Client-side (implicit grant) OAuth 2.0 authorization flow for AngularJS.
JavaScript
Switch branches/tags
Nothing to show
Clone or download
Fetching latest commit…
Cannot retrieve the latest commit at this time.

README.rst

About

This project provides an implementation of a client-side (implicit grant) OAuth 2.0 authorization flow.

Features

  • Retrieval of a user's token using popups using the promise-based Token.getTokenByPopup() function, that presents the user with the authorization endpoint and returns the token asynchronously.

    (Implementation detail: A successfully obtained access token is handed back to the parent window via window.opener.postMessage and the source and origin of the sending window are verified by the parent.)

  • Access token verification using Token.verifyAsync, by requesting token information from the authorization server, verifying that the token is valid and that it was generated by the current client (to prevent the confused deputy problem).

  • Storage and retrieval of tokens via the Token.get and Token.set calls in the Token service.

  • A preconfigured module for use with Google authentication. Check out the example/js/demo.js and example/demo.html for an example.

Demo

Online

Check out the demo by going to example/demo.html via rawhithub.com.

Local

  1. Run a static file server in the root directory (the one this file is in) on localhost:9000. Python 2.X: python -m SimpleHTTPServer 9000.
  2. Navigate to http://localhost:9000/example/demo.html.

Google authentication quickstart

  1. Create a project in the Google APIs Console. In the "API Access" tab of the console, create an OAuth 2.0 client ID. When prompted, set the following settings:

    • Application Type: Web application.
    • Site or Hostname: The location at which you'll host these files.
  2. Edit authorized redirect URIs and JavaScript origins to match where you will be hosting your site. For example, let's say you're planning to host your site at https://example.com/. In that case, you might upload the angular-oauth code to https://example.com/angular-oauth/. You would then set your client ID settings accordingly:

  3. Add googleOauth as a dependency to your app.

  4. Configure the TokenProvider with the following minimal settings:

    • clientId: (Required.) The client ID of your application, as given by your authentication server.
    • redirectUri: (Required.) The URI to redirect back to. You normally have to configure your authorization server to ensure that it redirects back to this point.
    • scopes: (Optional.) A list of scope tokens to describe the scope of the access request (more concretely, what information will be requested.) The scopes available for a given service are probably documented by the authorization server.

    For example:

    config(function(TokenProvider) {
      TokenProvider.extendConfig({
        clientId: '191261111313.apps.googleusercontent.com',
        redirectUri: 'http://localhost:9000/oauth2callback.html',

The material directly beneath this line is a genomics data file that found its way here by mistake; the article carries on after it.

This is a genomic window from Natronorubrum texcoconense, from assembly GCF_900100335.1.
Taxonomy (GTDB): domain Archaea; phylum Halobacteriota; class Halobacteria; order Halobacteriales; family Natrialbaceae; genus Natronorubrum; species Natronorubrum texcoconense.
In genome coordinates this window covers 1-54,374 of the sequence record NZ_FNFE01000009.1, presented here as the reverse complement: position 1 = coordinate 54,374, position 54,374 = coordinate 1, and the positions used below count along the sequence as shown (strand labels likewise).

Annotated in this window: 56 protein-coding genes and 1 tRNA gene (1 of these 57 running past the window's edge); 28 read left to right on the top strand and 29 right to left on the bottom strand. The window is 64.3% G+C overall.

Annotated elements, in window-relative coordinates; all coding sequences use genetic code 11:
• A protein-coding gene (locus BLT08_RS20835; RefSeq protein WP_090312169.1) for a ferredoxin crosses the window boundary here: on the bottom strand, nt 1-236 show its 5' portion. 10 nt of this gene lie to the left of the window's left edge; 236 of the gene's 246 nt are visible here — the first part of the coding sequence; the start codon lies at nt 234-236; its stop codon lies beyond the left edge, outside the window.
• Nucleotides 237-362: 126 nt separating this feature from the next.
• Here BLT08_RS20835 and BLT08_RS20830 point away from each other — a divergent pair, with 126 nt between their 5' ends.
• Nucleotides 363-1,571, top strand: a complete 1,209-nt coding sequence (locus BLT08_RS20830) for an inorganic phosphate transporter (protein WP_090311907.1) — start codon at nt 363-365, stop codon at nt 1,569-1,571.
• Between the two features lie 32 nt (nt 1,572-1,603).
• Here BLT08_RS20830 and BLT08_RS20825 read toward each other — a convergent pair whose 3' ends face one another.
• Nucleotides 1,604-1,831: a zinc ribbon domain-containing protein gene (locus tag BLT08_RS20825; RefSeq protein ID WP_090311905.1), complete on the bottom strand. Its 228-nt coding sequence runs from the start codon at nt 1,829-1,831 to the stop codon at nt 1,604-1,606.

scopes: ["https://www.googleapis.com/auth/userinfo.email"]
      });
    }).
    
  5. After doing this, you can inject the Token service and enjoy its methods:

    • Request a token with Token.getTokenByPopup(), which returns a promise that resolves to an object with an access_token item.
    • Verify that this is a valid token for your application by calling Token.verifyAsync(accessToken), which returns a promise that resolves to the response of Google's TokenInfo service.
    • If you're able to verify the token, persist it in the browser using Token.set(accessToken).
    • Then when you need that token (e.g., to authorize a web service call), call Token.get().

Roadmap

This is a work in progress! Don't use it in production. Here's some of what's yet to be done:

  • Security. While some mechanisms have been implemented to prevent token stealing, the project needs a systematic review of weaknesses. Some things to look out for are outlined in the OAuth specification, which also links to other resources.

    I also don't have intimate knowledge of the browser security model. The isolation of localStorage.

  • Testing. Still lacking some confidence in this area, but soon enough I'll need to do something about the lack of tests.

  • Customization. Users may not always want to use popups. Perhaps taking over the entire browser window is more appropriate in some cases. (The reason for focusing on popup support is that tokens may expire, and ideally reauthentication should be able to occur without interrupting the state of the application.)

  • Browser compatibility and fault-tolerance.

    • I've tested all of one browser (Chrome).
    • The library currently depends on localStorage and doesn't take alternative measures if it's not available.
    • Unexpected behaviors are not handled gracefully. For example, if the user opens the callback page, they aren't presented with a friendly message explaining what might have happened. Ideally, the popup would notify the parent when it's closed (if that's even possible when the site in the popup has a different origin.)
  • It would be nice to support more authorization servers out of the box.